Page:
In performance, using the optical absorption sensor of this embodiment, central transmitting fiber 33g introduces light from the remote light source into the electrolyte 40, and the six surrounding fibers 33a-33f receive light reflected from interior reflecting surface 24. As shown in FIG. 1, light emerging from the central fiber 33g passes through the electrolyte 40 and reflects off interior reflecting surface 24 at far end 20b of housing 20 and back into the six surrounding receiving fibers 33a-33f, being partially absorbed in the electrolyte. This reflection is depicted in FIG. 1 by ray paths 45. In this manner, in a lead-acid battery or in any other battery system that uses water (an aqueous system) in the electrolyte, the decline in the optical attenuation at certain characteristic absorption peaks of pure water may be measured.
The reflected signal (the return signal) enters the six receiving fibers 33a-33f which guide it to the remotely located photodetector. The photodetector produces an electrical current that is proportional to the optical power incident (falling) on it, which, in the case of the lead-acid battery and when absorption at the peaks of water is being monitored, diminishes as the battery discharges. As an example, however, the opposite is true when absorption connected with sulfate ions is monitored, in which case optical power increases as the battery discharges. For a fixed geometry, the optical power falling on the detector will depend in direct proportion on the total absorption of the transmitted light by the electrolyte 40 and, hence, on the state-of-charge of the battery.
The electrical current produced by the photodetector is converted to a voltage by means of a trans-impedance amplifier (also remotely located and therefore not shown), the output of which serves as the input to a conventional microprocessor (again, not shown), or a similar means of converting the voltage output of the amplifier. The microprocessor calculates a state-of charge of the battery using an algorithm and the input voltage information, and transmits the calculated state-of-charge information to a conventional display means (not shown), which provides information readable by a user as an indication of battery charge via an appropriate indicator, e.g., gauge.
With regard to this specific embodiment, it should be noted that one of the advantages of using a bundle, rather than a single fiber to send and receive the light, is that the optical power entering the six receiving fibers 33a-33f as a function of distance to the reflecting surface peaks at a particular value of this distance. This value depends on the numerical aperture of the optical fibers used and the curvature of the reflecting surface 24, among other things, e.g., refractive index of the medium (conductor) through which the light passes, and the lateral separation among the fibers. Working at the distance that is designed to give the peak signal not only provides the maximum signal, but also insensitivity of the signal to small changes in the distance that may occur for any number of reasons. This distance may be optimized relative to the absorption characteristics of the electrolyte at a particular absorption peak, in order to produce a desired variation in output from a fully charged to a fully discharged battery.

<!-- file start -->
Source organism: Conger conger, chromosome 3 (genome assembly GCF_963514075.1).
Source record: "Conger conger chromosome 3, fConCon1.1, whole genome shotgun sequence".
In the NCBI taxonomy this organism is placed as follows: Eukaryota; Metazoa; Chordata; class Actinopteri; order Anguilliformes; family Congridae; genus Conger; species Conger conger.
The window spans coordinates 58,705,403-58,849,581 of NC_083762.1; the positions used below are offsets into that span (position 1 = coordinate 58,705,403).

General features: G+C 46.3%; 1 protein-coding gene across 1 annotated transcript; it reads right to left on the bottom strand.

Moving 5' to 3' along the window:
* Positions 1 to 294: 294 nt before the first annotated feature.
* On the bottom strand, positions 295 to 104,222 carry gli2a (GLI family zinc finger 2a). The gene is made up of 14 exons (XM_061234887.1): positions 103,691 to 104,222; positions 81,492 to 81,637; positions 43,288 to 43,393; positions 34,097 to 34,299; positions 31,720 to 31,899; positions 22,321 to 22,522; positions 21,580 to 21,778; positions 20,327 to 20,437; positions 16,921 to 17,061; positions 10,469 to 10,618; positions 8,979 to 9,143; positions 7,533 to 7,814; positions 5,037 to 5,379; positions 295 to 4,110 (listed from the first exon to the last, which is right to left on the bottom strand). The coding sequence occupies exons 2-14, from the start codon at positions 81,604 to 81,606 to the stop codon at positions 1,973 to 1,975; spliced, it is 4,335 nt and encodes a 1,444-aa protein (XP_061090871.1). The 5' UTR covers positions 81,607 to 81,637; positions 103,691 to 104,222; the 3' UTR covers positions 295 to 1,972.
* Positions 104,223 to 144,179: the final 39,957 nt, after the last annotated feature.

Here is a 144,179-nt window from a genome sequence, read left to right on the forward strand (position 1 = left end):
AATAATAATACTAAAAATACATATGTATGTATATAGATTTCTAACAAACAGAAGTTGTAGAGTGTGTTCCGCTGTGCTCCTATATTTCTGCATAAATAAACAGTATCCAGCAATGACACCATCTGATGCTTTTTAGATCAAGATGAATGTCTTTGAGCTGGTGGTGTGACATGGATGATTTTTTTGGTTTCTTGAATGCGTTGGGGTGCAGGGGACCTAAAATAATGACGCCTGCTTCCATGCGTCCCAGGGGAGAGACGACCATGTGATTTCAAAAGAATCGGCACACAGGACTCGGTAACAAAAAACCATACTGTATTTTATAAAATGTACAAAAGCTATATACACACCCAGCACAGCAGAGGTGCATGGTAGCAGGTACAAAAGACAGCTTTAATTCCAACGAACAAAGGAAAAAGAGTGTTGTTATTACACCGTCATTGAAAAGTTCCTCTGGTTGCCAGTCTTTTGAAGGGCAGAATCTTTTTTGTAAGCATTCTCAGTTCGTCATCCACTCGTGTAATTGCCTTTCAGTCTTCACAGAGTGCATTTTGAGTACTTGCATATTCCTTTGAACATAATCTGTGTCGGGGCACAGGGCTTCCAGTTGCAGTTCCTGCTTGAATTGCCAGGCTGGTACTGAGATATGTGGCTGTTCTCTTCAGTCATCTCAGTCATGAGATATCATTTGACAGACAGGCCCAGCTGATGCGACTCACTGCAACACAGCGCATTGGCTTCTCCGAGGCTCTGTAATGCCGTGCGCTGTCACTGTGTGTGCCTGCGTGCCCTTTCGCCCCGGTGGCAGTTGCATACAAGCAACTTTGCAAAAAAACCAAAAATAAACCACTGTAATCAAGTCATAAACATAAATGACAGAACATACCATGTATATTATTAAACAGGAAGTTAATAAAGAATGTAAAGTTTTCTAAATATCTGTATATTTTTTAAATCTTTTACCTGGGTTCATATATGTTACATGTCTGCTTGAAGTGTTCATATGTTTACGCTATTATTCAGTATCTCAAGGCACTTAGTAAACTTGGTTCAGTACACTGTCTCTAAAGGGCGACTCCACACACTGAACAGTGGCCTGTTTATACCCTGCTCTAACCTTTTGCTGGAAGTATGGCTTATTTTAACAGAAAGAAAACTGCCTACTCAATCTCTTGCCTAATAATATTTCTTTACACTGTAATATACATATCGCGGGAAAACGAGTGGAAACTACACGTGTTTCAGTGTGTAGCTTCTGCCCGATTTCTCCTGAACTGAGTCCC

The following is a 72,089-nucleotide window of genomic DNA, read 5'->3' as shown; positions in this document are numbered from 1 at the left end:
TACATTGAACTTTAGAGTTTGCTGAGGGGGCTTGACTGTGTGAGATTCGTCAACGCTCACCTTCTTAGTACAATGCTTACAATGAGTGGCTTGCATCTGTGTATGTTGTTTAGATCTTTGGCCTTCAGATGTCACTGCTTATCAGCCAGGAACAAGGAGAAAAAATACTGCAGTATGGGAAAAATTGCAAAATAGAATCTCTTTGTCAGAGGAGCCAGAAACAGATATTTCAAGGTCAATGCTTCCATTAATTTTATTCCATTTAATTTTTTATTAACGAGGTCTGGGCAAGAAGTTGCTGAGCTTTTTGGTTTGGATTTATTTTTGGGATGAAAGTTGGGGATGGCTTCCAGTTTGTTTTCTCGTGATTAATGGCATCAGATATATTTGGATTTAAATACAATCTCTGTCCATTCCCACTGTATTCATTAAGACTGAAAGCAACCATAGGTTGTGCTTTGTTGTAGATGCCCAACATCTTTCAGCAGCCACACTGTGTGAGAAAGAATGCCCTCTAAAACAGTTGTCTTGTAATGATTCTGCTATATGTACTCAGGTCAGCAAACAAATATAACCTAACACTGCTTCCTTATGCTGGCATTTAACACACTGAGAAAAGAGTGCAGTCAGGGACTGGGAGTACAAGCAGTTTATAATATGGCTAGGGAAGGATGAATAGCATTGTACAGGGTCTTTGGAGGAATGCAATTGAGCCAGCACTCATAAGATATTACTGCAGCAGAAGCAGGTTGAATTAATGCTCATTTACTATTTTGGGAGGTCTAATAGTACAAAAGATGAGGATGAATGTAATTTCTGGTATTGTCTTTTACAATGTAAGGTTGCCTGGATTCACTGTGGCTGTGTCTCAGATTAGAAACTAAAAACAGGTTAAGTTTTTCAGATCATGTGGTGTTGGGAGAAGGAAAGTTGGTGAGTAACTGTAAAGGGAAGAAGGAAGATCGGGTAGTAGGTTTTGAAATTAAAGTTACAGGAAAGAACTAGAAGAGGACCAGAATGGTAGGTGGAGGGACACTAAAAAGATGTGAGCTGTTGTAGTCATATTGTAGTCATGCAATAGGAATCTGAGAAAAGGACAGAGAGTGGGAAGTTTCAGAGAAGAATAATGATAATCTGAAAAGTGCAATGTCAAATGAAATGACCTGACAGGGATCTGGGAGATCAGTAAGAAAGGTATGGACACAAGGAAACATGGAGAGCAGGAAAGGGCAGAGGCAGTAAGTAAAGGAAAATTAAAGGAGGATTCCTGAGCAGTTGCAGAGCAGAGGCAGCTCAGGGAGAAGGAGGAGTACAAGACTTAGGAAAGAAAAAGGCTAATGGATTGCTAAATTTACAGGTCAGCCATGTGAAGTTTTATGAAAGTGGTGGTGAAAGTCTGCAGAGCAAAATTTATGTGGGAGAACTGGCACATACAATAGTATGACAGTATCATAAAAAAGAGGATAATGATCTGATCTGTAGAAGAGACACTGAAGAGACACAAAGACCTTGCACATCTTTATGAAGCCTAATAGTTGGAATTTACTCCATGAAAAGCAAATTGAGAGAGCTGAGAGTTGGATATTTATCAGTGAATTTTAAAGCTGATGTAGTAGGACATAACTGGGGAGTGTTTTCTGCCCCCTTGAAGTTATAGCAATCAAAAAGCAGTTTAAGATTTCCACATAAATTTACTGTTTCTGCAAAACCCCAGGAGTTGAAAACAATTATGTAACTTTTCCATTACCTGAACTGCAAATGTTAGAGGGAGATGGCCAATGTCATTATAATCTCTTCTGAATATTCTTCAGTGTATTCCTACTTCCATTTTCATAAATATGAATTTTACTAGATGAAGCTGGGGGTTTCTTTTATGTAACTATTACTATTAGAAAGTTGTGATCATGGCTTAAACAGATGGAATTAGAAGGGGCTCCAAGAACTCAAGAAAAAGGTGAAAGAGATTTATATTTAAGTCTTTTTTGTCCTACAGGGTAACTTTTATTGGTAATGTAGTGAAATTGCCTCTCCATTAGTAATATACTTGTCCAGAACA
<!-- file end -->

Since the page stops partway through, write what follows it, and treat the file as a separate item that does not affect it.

The concept behind the optical absorption sensor of the present invention can be illustrated further using a lead-acid battery example. The addition of sulfuric acid to water reduces the number of water molecules in the optical path in a lead-acid battery during discharge, and any changes in the concentration of sulfuric acid are accompanied by changes in the optical properties of the electrolyte. FIG. 2 is a graph of absorptivity vs. wavelength showing the known absorption spectrum for pure water, where absorptivity is the absorption coefficient. The temperature used to obtain the data is presumed to be room temperature. As shown in FIG. 2, in the visible and near infrared region, the absorptivity (absorption coefficient) of pure water exhibits various peaks associated with the vibrational states of water in the field of its neighbors. Specifically, the presence of absorption peaks appears at 0.97, 1.2, and 1.45 micrometers, although the absorption peak at 1.2 micrometers is not fully visible because the data are under resolved. It is also known that the specific gravity of the sulfuric acid solution in fully charged battery is nominally 1.3 while in a fully discharged battery, the specific gravity of the sulfuric acid solution is about 1.1.
Verification studies using the lead-acid battery were performed to validate the optical absorption sensor of the present invention. The optical absorption of aqueous sulfuric acid solutions was studied in the vicinity of water's absorption peaks at 0.97, 1.20, and 1.45 micrometers (chosen because of the data in FIG. 2) in a nominal room-temperature laboratory environment of 23° C. FIGS. 3, 4 and 5 are graphs of absorbance vs. wavelength showing absorbance curves for several aqueous sulfuric acid concentrations in a lead acid-battery. FIG. 3 shows absorbance curves for sulfuric acid solutions in the vicinity of 0.97 μm where the pathlength of the light is 20 mm. FIG. 4 shows absorbance curves for sulfuric acid solutions in the vicinity of 1.20 μm with a pathlength of 10 mm. FIG. 5 graphs absorbance curves for various aqueous solutions of sulfuric acid in the vicinity of 1.45 μm using a pathlength of 1.0 mm. For all three Figures, from the highest to the lowest absorbance, the curves are for solution densities of 1.0, 1.099, 1.303, 1.375, and 1.449 gm/cc. It should be noted that solution density increased with sulfuric acid concentration.